15/06/2021 - 11:45

Gallagher warns of cartel control

15/06/2021 - 11:45


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The world risks national oil companies stepping in to replace private capital if emissions reduction is poorly handled, Kevin Gallagher has warned, after the industry came under fire from Andrew Forrest today.

Gallagher warns of cartel control
Kevin Gallagher speaking this morning. Photo: Appea

The world risks national oil companies stepping in to replace private capital if emissions reduction is poorly handled, Kevin Gallagher has warned, after the industry came under fire from Andrew Forrest today.

It comes after reports today that Fortescue Metals Group founder Andrew Forrest slammed Santos, led by Kevin Gallagher, for its March final investment decision on the Barossa gas project.

But Mr Gallagher said investor behaviour was not matching demand.

“The energy and upstream sectors have underperformed the S&P500 for the last ten years,” Mr Gallagher told the Australian Petroleum Production and Exploration Association conference in Perth today.

“Equity investors have turned off the taps.

“US equity issuance in exploration and production fell off a cliff in 2017 and it will not recover.

“Increasing (environmental, social and governance) pressure has restricted access to capital with banks increasingly under pressure to not fund projects in our sector.

“As a result, we are seeing national oil companies stepping up with more investment because demand for oil and gas is not disappearing.

“There is a fundamental disconnect between what the world says it wants from the energy transformation and its consumption patterns.”

More than 50 per cent of oil and gas would be produced by the Organization of the Petroleum Exporting Countries in a net zero by 2050 scenario according to projections by the International Energy Agency, Mr Gallagher said.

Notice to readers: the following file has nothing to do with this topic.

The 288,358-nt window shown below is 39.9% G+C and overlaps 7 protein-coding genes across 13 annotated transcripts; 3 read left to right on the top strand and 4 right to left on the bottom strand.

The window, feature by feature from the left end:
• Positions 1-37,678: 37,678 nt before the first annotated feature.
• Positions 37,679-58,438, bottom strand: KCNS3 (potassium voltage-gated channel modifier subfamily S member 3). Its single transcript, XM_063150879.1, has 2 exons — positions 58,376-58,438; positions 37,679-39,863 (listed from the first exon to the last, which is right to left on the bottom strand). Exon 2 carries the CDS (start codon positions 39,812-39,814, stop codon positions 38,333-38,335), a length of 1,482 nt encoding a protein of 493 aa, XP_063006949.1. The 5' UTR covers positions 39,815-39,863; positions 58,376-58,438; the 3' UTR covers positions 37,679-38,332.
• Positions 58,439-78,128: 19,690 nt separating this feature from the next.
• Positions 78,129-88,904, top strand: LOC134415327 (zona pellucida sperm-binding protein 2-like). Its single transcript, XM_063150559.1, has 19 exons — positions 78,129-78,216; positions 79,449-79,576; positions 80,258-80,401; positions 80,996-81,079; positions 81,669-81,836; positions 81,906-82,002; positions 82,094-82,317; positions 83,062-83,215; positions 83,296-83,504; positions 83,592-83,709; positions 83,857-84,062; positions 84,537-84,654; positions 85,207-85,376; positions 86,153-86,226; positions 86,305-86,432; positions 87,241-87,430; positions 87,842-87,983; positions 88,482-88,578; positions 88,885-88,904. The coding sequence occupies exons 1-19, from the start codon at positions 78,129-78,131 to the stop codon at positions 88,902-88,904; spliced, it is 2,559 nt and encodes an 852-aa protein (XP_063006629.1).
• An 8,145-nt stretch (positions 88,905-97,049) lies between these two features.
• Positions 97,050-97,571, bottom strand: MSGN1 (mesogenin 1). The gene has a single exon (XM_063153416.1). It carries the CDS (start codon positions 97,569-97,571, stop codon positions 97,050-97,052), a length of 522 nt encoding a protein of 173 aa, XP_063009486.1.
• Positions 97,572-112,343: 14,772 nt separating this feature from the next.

“This will increasingly put oil supply security and prices for countries like Australia in the hands of the cartel,” he said.

Russia had announced two LNG projects with total capacity of 33 million tonnes per annum within recent weeks, while Qatar was moving ahead with a 32mtpa facility, he said.

Forrest comments

Responding to journalists regarding Mr Forrest’s comments, Mr Gallagher suggested it may be commercially motivated.

“(Mr Forrest’s view) is going to change from time to time as Andrew’s interests change from time to time,” Mr Gallagher said.

“We’re very proud of the efforts we’ve made at Barossa.

“The design changes (under Santos)... resulted in a 25 per cent emissions reduction compared to when it was operated by Conoco.”

He also responded to concerns that the project would be uneconomic.

“From a cost of supply point of view, we see it second only to Qatar and Russia,” Mr Gallagher said.

“We’re brownfield, the LNG facility is already in place.”

Carbon capture

Carbon capture and storage would be critical for the world to reach net zero by 2050, Mr Gallagher said.

“If the world continues to fall behind that net zero trajectory, the only option it has is CCS,” he told journalists.

Earlier this month, Santos was granted $15 million from the federal government’s CCS investment fund for a sequestration project in Moomba.

The $210 million project would store 1.7 million tonnes of carbon dioxide annually.

There were opportunities offshore too.

Mr Gallagher revealed the facility would breakeven on a $30 per tonne carbon credit price.

The Bayu-Undan field, which is rapidly depleting after pumping gas to the Darwin LNG plant for 20 years, could be a target for carbon capture, Mr Gallagher said.

It could be used to store carbon from the Barossa development.

A similar project in Norway required subsidies but Mr Gallagher said it would be competitive.

“You need an offshore platform and you need a pipeline, (at Bayu-Undan) the infrastructure is already in place,” he said.

“We’ve designed our facilities on Barossa… so we can bring (carbon dioxide) onshore.”

That carbon will then be processed and pumped to the old Bayu-Undan field.

Mr Gallagher said the company would seek to store carbon from other nearby projects, too.

There would need to be work done to develop a carbon credit market, he said, including bilateral credit systems with trading partners.

“We’re not out there planting trees and trying to (abate) our emissions planting trees, we’re trying to capture it,” he said.

Carbon capture would also support hydrogen production from natural gas, and carbon credits would lower the price of hydrogen.

That would mean Australia could achieve a hydrogen price close to its targets 10 years ahead of the rest of the world, he said.


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